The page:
chart 01

The trend log graph above shows an effective heat and vent system at a middle school, operating on a September day. The system maintained the room near 70 degrees F (represented by the return air temperature, shown in green circles). When the system started at 6:30 AM, it first postured for some economizer cooling, then quickly assumed a minimum outside air damper position of 25% (represented by the yellow triangles).

Carbon dioxide (CO2) levels (represented by the blue squares) began to rise as students came into the classroom. It rose first to about 500 parts per million (PPM), then as high as 750 ppm around 11:00 AM. Reviewing this trend shows that temperature and demand control ventilation programming is working, although the dampers are pretty active and may wear out prematurely. The control loop tuning could be slowed.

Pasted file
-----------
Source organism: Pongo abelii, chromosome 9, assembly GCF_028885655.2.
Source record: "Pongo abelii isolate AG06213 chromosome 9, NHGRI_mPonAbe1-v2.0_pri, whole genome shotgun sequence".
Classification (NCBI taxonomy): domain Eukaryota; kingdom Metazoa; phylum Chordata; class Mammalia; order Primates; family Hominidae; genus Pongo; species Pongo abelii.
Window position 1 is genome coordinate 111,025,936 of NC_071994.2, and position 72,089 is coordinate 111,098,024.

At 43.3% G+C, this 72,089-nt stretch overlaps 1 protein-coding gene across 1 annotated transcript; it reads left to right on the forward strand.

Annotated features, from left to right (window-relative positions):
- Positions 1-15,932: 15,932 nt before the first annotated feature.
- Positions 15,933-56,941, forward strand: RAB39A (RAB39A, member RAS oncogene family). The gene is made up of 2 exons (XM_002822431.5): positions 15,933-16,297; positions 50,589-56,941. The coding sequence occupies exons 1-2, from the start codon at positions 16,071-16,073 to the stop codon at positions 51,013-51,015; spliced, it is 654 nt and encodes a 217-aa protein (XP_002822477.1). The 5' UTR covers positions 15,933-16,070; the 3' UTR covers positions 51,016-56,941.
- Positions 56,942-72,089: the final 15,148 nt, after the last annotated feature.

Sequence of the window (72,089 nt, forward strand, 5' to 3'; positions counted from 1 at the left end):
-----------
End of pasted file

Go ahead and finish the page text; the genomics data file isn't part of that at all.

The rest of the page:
Heating Season Trends

The graph below is for a rooftop unit air handler (RTU) at a high school operating in February.

chart 02

This unit is shown to start at approximately 3:15 AM for a pre-occupancy warm-up. The heating water valve (yellow line) had been held open overnight at 50% to prevent freezing, although the supply fan was not operating. When the fan did start, the heating water valve closed because the zone did not require heating. The occupied schedule started at 5:00 AM, so the unit opened the outside air damper (cyan line), which lowered the mixed air temperature and supply air temperature (dark and light blue lines, respectively). This unit has a mixed air temperature low limit built into the software to prevent supply air temperatures from being uncomfortable and to prevent freezing of the heating coil. In this case, the mixed air temperature low limit is 50 degrees F, and the heating coil is providing about a 10-degree temperature rise, so the supply air temperature is about 10 degrees higher than the mixed air temperature.